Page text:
There has been news on the Farscape front about a new TV movie being made. I’m not jumping for joy yet, but it did give me a
lame excuse opportunity to trot out another Farscape figure that has thus far escaped the spotlight here on FFZ. I’ve already looked at several of these figures, and you’d think that John might have been among the first, but truth is he’s tough to find for a good price, and a month or so back I stumbled upon a carded one for under $20 and I jumped at the chance.
The packaging here is a pretty solid effort. You get a big organically shaped card and bubble that I presume are patterned after Moya’s bio-architecture. The large bubble gives you a great look at not only the figure but also the accessories surrounding him. I’ll also point out the odd notation on the insert that this figure is limited to 30,000 pieces. Ok, that’s not much of a frelling limitation there, chief! The back of the card uses screen grabs to show the other characters that are available in figure form. The packaging here is not at all collector friendly, so you mint-on-card collectors better avert your eyes, because I’m about to rip this baby open.
Now is as good a time as any to point out that I collect these figures because I love the show and these are all we got. Some have been quite good, some not so much, but it’s a line that really bugs me because of its inconsistencies and Commander Crichton here certainly does nothing to buck that trend. This figure represents a pretty versatile version of the character, and I’m thankful Toy Vault didn’t go with some ridiculous episode specific variant like they did with Aeryn Sun. Later variants of John followed, but if you want one Crichton for your shelf, this is the one to go with. There’s nothing at all remarkable about the sculpted outfit, it’s just a white shirt and khaki pants, although the occasional use of softgoods in this line does make it rather unique and I do think the cloth jacket looks pretty good on the figure. For a 7-inch scale figure, it’s pretty nicely tailored.
The portrait here isn’t a bad one. I think these companies have an easier time with aliens than they do humans, so I’m willing to cut them some slack. I think the cheeks are a bit puffy, but it’s a serviceable likeness to Ben Browder and the paintwork is certainly clean enough.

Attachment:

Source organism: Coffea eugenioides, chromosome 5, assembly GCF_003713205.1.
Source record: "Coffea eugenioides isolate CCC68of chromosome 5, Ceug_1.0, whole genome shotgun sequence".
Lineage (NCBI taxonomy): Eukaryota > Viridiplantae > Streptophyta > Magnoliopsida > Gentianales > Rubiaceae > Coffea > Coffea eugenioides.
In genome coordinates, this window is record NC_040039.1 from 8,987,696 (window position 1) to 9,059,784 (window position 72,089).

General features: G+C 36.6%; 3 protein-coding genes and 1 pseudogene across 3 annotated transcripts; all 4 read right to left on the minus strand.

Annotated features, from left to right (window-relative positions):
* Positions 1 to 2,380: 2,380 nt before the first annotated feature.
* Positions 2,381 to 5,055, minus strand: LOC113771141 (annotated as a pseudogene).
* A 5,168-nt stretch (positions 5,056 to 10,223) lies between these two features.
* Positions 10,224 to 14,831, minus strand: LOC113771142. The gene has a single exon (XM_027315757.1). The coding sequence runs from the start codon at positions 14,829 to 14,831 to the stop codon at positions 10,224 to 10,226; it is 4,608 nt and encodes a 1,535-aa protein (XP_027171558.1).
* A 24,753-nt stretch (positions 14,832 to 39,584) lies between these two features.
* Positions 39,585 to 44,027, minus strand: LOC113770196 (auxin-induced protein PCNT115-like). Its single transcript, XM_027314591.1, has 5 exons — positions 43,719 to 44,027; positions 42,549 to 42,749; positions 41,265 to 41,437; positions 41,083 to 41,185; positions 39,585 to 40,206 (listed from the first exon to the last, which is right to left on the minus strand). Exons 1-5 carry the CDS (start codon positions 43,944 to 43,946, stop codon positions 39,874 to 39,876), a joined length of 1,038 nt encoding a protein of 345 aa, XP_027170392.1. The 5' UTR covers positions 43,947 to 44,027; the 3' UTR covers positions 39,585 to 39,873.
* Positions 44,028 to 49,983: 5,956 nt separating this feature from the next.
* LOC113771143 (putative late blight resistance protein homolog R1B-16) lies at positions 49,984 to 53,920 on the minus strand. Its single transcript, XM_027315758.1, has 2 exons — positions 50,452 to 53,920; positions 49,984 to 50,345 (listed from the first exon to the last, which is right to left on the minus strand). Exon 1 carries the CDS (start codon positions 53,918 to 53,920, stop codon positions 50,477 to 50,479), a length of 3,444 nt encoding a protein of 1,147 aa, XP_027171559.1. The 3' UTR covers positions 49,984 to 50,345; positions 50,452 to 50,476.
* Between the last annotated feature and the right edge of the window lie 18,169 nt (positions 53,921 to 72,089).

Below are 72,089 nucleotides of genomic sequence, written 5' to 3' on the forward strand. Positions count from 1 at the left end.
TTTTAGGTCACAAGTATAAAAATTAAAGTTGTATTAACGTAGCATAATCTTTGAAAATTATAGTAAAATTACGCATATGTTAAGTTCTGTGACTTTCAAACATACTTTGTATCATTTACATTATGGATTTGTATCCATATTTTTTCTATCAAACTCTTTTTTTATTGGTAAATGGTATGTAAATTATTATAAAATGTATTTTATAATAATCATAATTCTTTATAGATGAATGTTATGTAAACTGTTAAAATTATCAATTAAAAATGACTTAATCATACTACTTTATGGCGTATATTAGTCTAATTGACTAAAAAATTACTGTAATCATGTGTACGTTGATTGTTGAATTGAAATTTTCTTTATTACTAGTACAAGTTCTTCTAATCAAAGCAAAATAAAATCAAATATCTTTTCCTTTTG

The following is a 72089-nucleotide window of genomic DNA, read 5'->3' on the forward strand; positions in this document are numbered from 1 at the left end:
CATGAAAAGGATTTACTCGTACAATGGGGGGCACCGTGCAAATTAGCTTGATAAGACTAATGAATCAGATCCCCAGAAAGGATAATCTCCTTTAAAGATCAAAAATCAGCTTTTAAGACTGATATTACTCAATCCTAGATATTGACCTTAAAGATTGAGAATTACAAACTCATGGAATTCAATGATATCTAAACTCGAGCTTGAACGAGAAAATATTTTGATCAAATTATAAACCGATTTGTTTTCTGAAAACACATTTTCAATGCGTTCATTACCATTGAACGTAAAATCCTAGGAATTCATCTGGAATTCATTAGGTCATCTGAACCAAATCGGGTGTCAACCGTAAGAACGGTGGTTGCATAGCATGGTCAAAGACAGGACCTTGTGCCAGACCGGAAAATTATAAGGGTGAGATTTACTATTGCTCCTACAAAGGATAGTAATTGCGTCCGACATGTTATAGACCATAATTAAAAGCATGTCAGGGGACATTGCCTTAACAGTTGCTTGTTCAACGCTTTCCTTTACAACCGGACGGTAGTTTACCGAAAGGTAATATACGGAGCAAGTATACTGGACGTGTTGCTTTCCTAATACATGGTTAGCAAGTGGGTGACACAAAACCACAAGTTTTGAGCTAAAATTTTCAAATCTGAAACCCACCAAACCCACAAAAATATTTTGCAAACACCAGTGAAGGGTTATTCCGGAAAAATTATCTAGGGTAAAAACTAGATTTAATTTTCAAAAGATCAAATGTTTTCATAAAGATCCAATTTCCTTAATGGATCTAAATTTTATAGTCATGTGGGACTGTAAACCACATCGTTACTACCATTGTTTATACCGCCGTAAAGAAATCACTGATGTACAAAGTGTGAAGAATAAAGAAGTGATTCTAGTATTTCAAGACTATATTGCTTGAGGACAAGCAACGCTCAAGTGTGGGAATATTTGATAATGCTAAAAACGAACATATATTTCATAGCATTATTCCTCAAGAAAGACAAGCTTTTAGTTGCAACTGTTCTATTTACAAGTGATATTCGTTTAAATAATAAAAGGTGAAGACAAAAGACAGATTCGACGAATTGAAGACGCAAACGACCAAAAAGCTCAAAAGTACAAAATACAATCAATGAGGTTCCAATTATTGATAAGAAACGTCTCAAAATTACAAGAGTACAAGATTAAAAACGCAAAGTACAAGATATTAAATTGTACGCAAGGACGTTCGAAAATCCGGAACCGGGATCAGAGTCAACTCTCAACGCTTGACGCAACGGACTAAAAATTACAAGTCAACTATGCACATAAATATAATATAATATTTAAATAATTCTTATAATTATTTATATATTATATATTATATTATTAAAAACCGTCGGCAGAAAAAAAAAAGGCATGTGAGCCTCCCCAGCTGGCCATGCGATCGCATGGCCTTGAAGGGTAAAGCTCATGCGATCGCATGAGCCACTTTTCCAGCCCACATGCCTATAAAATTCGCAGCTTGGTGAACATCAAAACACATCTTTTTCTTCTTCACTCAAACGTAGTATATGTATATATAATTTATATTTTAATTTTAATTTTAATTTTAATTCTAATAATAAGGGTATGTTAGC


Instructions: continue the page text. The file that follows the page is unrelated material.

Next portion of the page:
Crichton’s articulation is right in line with D’argo in that he is totally static from the waist down. Beyond that his arms can rotate at the shoulders, his wrists can swivel, he can swivel at the waist, and his head can turn. That’s it! He’s not terribly pre-posed, although his right arm is perpetually cocked at the elbow. You can stand him on the shelf, you can tweak him a bit, but that’s really all the “action” you’ll get out of this figure.
You get a decent handful of accessories with Crichton. First off, there’s his astronaut helmet. I like this piece a lot and it fits over the figure’s head quite well. There’s a soft plastic chinstrap and a clear eye mask. The deco includes some fine red and blue striping and a tampo of the Farscape project emblem. The white paint is a little blotchy, but I think that just adds some realism to the helmet and makes it look a little beat up.
Next up, Crichton has a pair of goggles, which I believe are the ones he wore on the planet surface in “Til The Blood Runs Clear.” They fit snugly onto the figure’s head and just like in the episode, they look absolutely ridiculous.
Now that we have the optional headwear behind us, we can get to the good stuff. DRDs! Yes, Crichton comes with a pair of the Diagnostic Repair Droids that always felt to me like a direct rip-off of the Scutters on Red Dwarf. Either way, these little guys were prominent in the show so it only seems right to get little plastic versions of them. The sculpting and paintwork on this pair is really nice, even if you flip them upside down. Sure, getting 1812 would have been a welcome treat, but let’s not forget this is “Series 1” Crichton, so 1812 was still a few years into his future.
Last up, you get Crichton’s carbine. It’s worth mentioning that while Toy Vault included the same model of carbine with Chiana, Aeryn, and now Crichton, each weapon has been a unique sculpt with some kind of modification. Crichton’s feels like the best sculpt of the bunch as it has a bit more detail and some extra doo-dads. He can hold it in his right hand and it comes with a strap so you can sling it over his shoulder. I’ll point out here that I’m disappointed he didn’t come with his trusy blaster, Winona, but I suppose I could let him borrow the one that came with Aeryn.
In the end, Crichton is what I’ve come to expect from this line. He’s not great, he’s not terrible, and he’s more statue than action figure. It would have been really cool if Diamond Select had secured the Farscape license, especially since they wound up doing likenesses of Ben Browder and Claudia Black for Stargate. We would have certainly had a more cohesive and consistent assortment of figures and possibly even saw figures of Stark, Sikozu and Jools.
And that’s where I wrap up my Farscape features. The two remaining characters, Scorpius and Crais, are way too expensive for what they are. I’m not willing to drop $50-60 just to complete a set of mediocre figures no matter how much I love the show. There are still a ton of variants of the characters I’ve already looked at, and maybe one day I’ll pick up some of those for cheap and revisit this line. Unfortunately, even if the new movie goes through, the characters will be different so there’s not much chance of new action figure treatments. Although, if Funko’s Legacy Collection takes off, and they do wind up doing Firefly figures… Maybe something like Farscape could be a possibility down the road.